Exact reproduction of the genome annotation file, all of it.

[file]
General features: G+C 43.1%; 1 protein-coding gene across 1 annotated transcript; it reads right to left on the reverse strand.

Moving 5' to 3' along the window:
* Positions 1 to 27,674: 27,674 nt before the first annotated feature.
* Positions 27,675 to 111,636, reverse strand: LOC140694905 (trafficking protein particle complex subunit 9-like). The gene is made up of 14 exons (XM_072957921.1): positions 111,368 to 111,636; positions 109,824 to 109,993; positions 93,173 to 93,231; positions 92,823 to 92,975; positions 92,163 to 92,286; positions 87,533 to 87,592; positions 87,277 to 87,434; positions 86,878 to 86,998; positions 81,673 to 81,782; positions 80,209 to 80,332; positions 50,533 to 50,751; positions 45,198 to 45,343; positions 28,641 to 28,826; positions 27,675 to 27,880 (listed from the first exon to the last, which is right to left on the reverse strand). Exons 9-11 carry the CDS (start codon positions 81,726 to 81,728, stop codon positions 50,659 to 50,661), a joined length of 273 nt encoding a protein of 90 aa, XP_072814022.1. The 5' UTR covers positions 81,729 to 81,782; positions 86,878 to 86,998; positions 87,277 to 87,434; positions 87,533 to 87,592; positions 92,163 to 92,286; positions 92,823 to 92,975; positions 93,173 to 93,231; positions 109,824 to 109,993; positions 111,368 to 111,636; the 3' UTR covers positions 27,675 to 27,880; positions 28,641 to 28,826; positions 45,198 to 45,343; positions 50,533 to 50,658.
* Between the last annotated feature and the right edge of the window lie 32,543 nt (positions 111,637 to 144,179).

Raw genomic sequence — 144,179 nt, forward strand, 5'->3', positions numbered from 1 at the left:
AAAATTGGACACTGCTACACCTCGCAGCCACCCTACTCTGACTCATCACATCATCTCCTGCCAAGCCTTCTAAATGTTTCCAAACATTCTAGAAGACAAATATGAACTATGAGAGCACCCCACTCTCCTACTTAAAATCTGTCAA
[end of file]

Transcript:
General features: G+C 43.1%; 1 protein-coding gene across 1 annotated transcript; it reads right to left on the reverse strand.

Moving 5' to 3' along the window:
* Positions 1 to 27,674: 27,674 nt before the first annotated feature.
* Positions 27,675 to 111,636, reverse strand: LOC140694905 (trafficking protein particle complex subunit 9-like). The gene is made up of 14 exons (XM_072957921.1): positions 111,368 to 111,636; positions 109,824 to 109,993; positions 93,173 to 93,231; positions 92,823 to 92,975; positions 92,163 to 92,286; positions 87,533 to 87,592; positions 87,277 to 87,434; positions 86,878 to 86,998; positions 81,673 to 81,782; positions 80,209 to 80,332; positions 50,533 to 50,751; positions 45,198 to 45,343; positions 28,641 to 28,826; positions 27,675 to 27,880 (listed from the first exon to the last, which is right to left on the reverse strand). Exons 9-11 carry the CDS (start codon positions 81,726 to 81,728, stop codon positions 50,659 to 50,661), a joined length of 273 nt encoding a protein of 90 aa, XP_072814022.1. The 5' UTR covers positions 81,729 to 81,782; positions 86,878 to 86,998; positions 87,277 to 87,434; positions 87,533 to 87,592; positions 92,163 to 92,286; positions 92,823 to 92,975; positions 93,173 to 93,231; positions 109,824 to 109,993; positions 111,368 to 111,636; the 3' UTR covers positions 27,675 to 27,880; positions 28,641 to 28,826; positions 45,198 to 45,343; positions 50,533 to 50,658.
* Between the last annotated feature and the right edge of the window lie 32,543 nt (positions 111,637 to 144,179).

Raw genomic sequence — 144,179 nt, forward strand, 5'->3', positions numbered from 1 at the left:
AAAATTGGACACTGCTACACCTCGCAGCCACCCTACTCTGACTCATCACATCATCTCCTGCCAAGCCTTCTAAATGTTTCCAAACATTCTAGAAGACAAATATGAACTATGAGAGCACCCCACTCTCCTACTTAAAATCTGTCAA